• Impacts of deposited fine sediment on juvenile steelhead and the food webs that support them
  • Use of stable isotopes to delineate spatial scales of food web interactions in rivers
  • Controls on diversity and species interactions in assemblages of riparian plants within sedge tussocks
  • Frog conservation  biology:  oviposition habitat requirements of native foothills yellow legged frogs, and impacts of non-native bullfrogs
  • Tree physiology and consequences for forest dynamics
  • Impacts of non-native pigs on meadow flora


Crab SpiderThe Angelo Reserve has long served as a venue for field courses, and for graduate training in field research. Even before the reserve was first protected by the Nature Conservancy in 1959 environmental education took place at 'Camp Adventure'. Camp Adventure was established by three Bay Area men with strong ties to the YMCA. They purchased the White House and Wilderness Lodge properties in the early 50's for their own enjoyment but also to serve as a site for periodic summer camp for YMCA camp counselors-in-training. The Camp Adventure properties were added to the Preserve in 1961.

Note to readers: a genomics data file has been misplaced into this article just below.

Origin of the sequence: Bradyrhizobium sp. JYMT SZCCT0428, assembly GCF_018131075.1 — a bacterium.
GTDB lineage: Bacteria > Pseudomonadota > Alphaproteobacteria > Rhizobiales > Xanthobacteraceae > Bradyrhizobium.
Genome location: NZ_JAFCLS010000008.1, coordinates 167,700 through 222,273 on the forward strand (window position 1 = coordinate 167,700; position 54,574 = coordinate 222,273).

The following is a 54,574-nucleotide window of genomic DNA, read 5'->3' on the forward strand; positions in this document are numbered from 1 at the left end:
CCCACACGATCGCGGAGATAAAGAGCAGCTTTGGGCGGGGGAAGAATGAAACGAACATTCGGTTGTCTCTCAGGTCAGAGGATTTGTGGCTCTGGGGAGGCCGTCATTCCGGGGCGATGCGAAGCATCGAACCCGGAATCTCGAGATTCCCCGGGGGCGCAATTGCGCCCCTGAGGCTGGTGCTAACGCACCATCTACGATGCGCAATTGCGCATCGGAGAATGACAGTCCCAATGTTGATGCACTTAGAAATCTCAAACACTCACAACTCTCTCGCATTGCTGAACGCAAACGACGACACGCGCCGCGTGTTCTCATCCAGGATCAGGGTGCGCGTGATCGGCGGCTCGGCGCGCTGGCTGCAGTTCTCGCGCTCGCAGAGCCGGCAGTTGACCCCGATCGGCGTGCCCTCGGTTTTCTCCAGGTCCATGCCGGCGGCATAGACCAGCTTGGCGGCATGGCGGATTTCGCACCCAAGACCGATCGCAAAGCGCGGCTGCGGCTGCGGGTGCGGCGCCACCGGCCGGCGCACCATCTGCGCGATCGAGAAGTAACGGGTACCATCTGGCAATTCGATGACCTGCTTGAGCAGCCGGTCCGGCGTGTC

Environmental education was fairly informal and episodic during the first 15 years of the Nature Conservancie's tenure on the reserve, consisting of occasional field trips by local schools and short informal summer camp for Bay Area youth. The level of these activities fluctuated with the whims and interests of local teachers and preserve managers, and others who had ties to The Nature Conservancy in the Bay Area. Beginning around 1976 a more formal environmental education program was developed by student interns from UC Davis and Hayward State University with support from The Nature Conservancy, and regular spring use by local 6th grade classes became the norm for the next 12 or so years. During this period as many as 300 students would visit the Preserve during the spring season for three day stays. With their teachers and parent chaperones, and often an intern from Hayward State, the students participated in environmental activities exposing them to concepts in hydrology, aquatic ecology, botany, general ecology, and others.